Stephen Greenblatt’s The Swerve racked up prizes — and completely misled you about the Middle Ages

Recently on Facebook I made some of my friends go “hmm” when I corrected a meme that suggested the medieval church burned Copernicus at the stake for teaching that the sun is the center of the solar system. (“Contrary to popular belief, the Church accepted Copernicus’ heliocentric theory before a wave of Protestant opposition led the Church to ban Copernican views in the 17th century.” CS Monitor). The label “The Dark Ages” was applied retroactively, by protestants who had much to gain, politically and culturally, by presenting the medieval church as full of superstitious fools. (See “The Other Side is Not Dumb.”)

Scholars continue to disagree over how dark the Dark Ages really were, and the extent to which the Renaissance was a rebirth, or a continuation of movements that had already begun within the medieval church. Case in point — Greenblatt’s book The Swerve, which celebrates (and perhaps exaggerates) the Renaissance.

Screen Shot 2016-07-20 at 2.07.16 PMEvery page of The Swerve strives to present the Renaissance as an intellectual awakening that triumphs over the oppressive abyss of the Dark Ages. The book pushes the Renaissance as a rebirth of the classical brilliance nearly lost during centuries mired in dullness and pain. (In Greenblatt’s Middle Ages, bored monks literally sit in the dark when not flagellating themselves.)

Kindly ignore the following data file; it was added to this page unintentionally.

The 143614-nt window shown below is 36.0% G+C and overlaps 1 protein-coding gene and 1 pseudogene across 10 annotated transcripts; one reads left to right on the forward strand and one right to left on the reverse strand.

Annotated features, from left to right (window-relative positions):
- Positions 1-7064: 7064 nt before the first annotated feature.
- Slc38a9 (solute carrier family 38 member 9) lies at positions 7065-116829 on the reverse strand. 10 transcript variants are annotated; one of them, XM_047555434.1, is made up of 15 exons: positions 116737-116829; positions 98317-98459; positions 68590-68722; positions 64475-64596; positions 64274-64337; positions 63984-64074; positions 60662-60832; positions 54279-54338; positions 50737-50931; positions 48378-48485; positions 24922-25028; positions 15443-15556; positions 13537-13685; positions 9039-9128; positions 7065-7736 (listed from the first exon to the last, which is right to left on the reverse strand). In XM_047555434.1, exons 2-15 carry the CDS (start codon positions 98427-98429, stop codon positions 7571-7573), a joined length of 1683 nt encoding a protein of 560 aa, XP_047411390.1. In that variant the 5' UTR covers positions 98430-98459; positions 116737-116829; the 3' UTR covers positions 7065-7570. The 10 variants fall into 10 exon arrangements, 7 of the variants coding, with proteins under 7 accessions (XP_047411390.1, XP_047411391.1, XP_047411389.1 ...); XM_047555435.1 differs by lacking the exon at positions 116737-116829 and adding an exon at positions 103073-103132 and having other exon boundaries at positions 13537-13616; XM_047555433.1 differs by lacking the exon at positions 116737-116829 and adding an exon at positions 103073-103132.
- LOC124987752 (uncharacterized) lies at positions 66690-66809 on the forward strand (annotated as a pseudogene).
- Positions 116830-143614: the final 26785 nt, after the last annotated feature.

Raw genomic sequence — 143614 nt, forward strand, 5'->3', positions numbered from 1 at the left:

This invention of modernity relies on a narrative of good guys (Poggio, as well as Lucretius) defeating bad guys and thus bringing forth a glorious transformation. This is dangerous not only because it is inaccurate but, more importantly, because it subscribes to a progressivist model of history that insists on the onward march of society, a model that all too easily excuses the crimes and injustices of modernity.

But history does not fit such cookie-cutter narratives. Having studied medieval culture for nearly two decades, I can instantly recognize the oppressive, dark, ignorant Middle Ages that Greenblatt depicts for 262 pages as, simply, fiction. It’s fiction worse than Dan Brown, because it masquerades as fact. –Laura Saetveit Miles, Vox

0 thoughts on “Stephen Greenblatt’s The Swerve racked up prizes — and completely misled you about the Middle Ages

    • Actually, that depends on when and where. Anglo-Saxonists such as Lady Stenton, who wrote The English Woman in History (1957), have argued that by a number of factors (including legal and educational), Anglo-Saxon women were far better off than women in any other period prior to the 20th Century.

      Anglo-Saxon nuns were taught to read and write, and on the continent during the Frankish period, Abbesses ruled over dual households and heard confession from both nuns and monks.

      But you don’t learn any of this from grand narrative of the Middle Ages upon which Greenblatt relies to create his own myth of the Renaissance.

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